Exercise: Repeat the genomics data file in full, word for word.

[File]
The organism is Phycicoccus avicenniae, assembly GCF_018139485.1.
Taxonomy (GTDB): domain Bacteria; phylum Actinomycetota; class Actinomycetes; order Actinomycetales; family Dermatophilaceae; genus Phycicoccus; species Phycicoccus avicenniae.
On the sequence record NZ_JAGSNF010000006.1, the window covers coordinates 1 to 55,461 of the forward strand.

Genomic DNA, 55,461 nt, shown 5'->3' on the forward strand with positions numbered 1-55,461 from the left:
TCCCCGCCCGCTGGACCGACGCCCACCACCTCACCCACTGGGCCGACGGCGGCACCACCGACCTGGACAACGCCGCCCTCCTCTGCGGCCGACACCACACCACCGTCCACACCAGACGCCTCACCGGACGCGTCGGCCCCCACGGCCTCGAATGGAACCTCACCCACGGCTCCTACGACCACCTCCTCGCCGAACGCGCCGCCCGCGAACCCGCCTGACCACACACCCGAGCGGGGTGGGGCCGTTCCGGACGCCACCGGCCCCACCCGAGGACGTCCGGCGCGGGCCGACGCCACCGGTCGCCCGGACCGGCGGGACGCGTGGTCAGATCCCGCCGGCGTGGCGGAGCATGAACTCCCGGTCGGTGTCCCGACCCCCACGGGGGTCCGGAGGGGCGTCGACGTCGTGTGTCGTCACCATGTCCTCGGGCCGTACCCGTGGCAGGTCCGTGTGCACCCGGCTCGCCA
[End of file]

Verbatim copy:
The organism is Phycicoccus avicenniae, assembly GCF_018139485.1.
Taxonomy (GTDB): domain Bacteria; phylum Actinomycetota; class Actinomycetes; order Actinomycetales; family Dermatophilaceae; genus Phycicoccus; species Phycicoccus avicenniae.
On the sequence record NZ_JAGSNF010000006.1, the window covers coordinates 1 to 55,461 of the forward strand.

Genomic DNA, 55,461 nt, shown 5'->3' on the forward strand with positions numbered 1-55,461 from the left:
TCCCCGCCCGCTGGACCGACGCCCACCACCTCACCCACTGGGCCGACGGCGGCACCACCGACCTGGACAACGCCGCCCTCCTCTGCGGCCGACACCACACCACCGTCCACACCAGACGCCTCACCGGACGCGTCGGCCCCCACGGCCTCGAATGGAACCTCACCCACGGCTCCTACGACCACCTCCTCGCCGAACGCGCCGCCCGCGAACCCGCCTGACCACACACCCGAGCGGGGTGGGGCCGTTCCGGACGCCACCGGCCCCACCCGAGGACGTCCGGCGCGGGCCGACGCCACCGGTCGCCCGGACCGGCGGGACGCGTGGTCAGATCCCGCCGGCGTGGCGGAGCATGAACTCCCGGTCGGTGTCCCGACCCCCACGGGGGTCCGGAGGGGCGTCGACGTCGTGTGTCGTCACCATGTCCTCGGGCCGTACCCGTGGCAGGTCCGTGTGCACCCGGCTCGCCA